This attention-grabbing documentary directed by Joe Berlinger (Brother's Keeper) centers on the dramatic story of a legal case that has dragged on for years: Aginda vs Chevron-Texaco. The plaintiffs are 30,000 individuals, including members of five indigenous tribes and colonial settlers in Ecuador who allege that over the course of its quest for oil, Texaco dumped over 18 billion gallons of toxic waste and formation water directly into streams, river, and jungle floor of the Amazon rainforest. In addition, the company is said to have spilled 18 million gallons of crude oil from pipelines, burned more than 235 billion cubic feet of natural gas into the atmosphere, and built nearly 1000 unlined toxic waste pits in the region — an area approximately the size of the state of Rhode Island. Berlinger manages to broaden the documentary out beyond what has been called the "Amazon Chernobyl case" to include material on global politics, celebrity causes, environmental activism, human rights advocacy, the role of the media in controversial trials, the power and wealth of multinational corporations, and the unconscionable treatment of rapidly-disappearing indigenous cultures.

At the center of this David vs Goliath struggle is Pablo Farjardo, the lead attorney for the Aguinda plaintiffs. He grew up in poverty in the Amazon region and attended college and law school under the sponsorship of the Catholic Church. In his first case, which has been running since November 1993, Farjardo is seen making his points during the judicial inspections of the affected regions, rallying support of indigenous tribes, and visiting with families who are suffering with cancer, skin conditions, and birth defects. In 2008, he received the Goldman Environmental Prize in San Francisco honoring his work along with Luis Yanza, President of the Amazon Defense Fund, who has been managing the day-by-day operations of the case. A large role has also been played by Steven Donziger, a New York-based attorney, who has provided invaluable strategy advice and seems to be very savvy about the importance of media coverage (the cover story about the case in Vanity Fair and the involvement of Trudie Styler, the co-founder of the Rainforest Foundation with her husband, the musician Sting).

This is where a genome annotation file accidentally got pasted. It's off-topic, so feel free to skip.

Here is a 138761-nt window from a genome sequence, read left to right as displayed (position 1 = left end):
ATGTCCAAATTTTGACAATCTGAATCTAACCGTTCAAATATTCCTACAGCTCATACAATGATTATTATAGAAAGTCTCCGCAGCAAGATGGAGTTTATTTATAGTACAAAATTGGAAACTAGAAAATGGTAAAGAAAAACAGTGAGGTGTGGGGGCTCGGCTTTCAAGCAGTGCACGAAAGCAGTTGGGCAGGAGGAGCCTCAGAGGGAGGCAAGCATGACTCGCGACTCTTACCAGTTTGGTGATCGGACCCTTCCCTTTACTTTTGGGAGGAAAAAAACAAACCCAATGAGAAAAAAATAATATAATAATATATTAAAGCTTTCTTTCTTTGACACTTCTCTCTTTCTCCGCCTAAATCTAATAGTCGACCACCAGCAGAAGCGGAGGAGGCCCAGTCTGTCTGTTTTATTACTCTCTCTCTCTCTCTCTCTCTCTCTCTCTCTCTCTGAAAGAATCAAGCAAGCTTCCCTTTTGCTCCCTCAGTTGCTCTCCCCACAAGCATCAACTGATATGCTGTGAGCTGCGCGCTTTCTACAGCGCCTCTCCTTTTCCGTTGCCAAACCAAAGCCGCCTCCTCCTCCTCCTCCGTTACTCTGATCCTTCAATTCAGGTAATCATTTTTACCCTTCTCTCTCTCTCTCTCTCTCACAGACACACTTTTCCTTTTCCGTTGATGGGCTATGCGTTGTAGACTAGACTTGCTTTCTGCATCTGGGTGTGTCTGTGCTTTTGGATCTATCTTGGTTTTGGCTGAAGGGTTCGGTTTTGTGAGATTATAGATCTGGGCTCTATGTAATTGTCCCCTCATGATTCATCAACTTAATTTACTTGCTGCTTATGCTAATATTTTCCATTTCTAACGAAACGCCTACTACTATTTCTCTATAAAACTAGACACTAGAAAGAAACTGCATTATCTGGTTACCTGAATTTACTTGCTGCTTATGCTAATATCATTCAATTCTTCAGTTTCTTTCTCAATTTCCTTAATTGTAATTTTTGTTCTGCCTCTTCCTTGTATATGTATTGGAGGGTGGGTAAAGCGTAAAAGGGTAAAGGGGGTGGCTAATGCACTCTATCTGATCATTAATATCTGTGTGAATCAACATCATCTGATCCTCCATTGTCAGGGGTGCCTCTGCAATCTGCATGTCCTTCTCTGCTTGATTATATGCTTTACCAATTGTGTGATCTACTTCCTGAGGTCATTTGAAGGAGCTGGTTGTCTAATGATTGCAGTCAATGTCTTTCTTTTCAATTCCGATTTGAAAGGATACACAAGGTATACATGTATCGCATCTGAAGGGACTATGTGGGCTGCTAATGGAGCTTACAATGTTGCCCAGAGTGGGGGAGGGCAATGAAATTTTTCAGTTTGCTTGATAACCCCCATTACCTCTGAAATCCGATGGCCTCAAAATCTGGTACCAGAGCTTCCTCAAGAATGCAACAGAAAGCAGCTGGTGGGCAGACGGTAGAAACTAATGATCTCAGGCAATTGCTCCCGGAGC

The cause of Farjardo and associates is helped in 2007 when the new President of Ecuador, Rafael Correa, tours the toxic areas and lends his support. The case for Chevron in the documentary is presented by Ricardo Reis, the Managing Counsel for Chevron Latin America; Sara McMillan, Chevron's Environmental Scientist who denies any connection between the company's operations and the deaths and health issues of the indigenous tribes; and Adolfo Callejas and Diego Larrea, the two attorneys representing Chevron.

The proceedings reach a climactic point when the findings of Richard Cabrera, an independent expert, are released. He was appointed by the court to conduct a "global assessment" of the region, evaluating the plaintiffs' claims and calculating the cost to repair any alleged damages. He found Chevron to be liable for up to $16 billion in damages (later amended to $27 billion) as compensation for health care, environmental remediation, reparations for loss of indigenous culture, cancer deaths, and the oil company's "unjust enrichment" from its operations. Chevron has rejected the report calling it biased and unqualified. And so, the case continues and we recall that the Exxon Valdez judgment took nearly two decades to appeal.

Special features on the DVD include an interview with director Joe Berlinger and Trudie Styler; coverage of a festival and premiere; deleted scenes; a photo gallery; and a resource guide.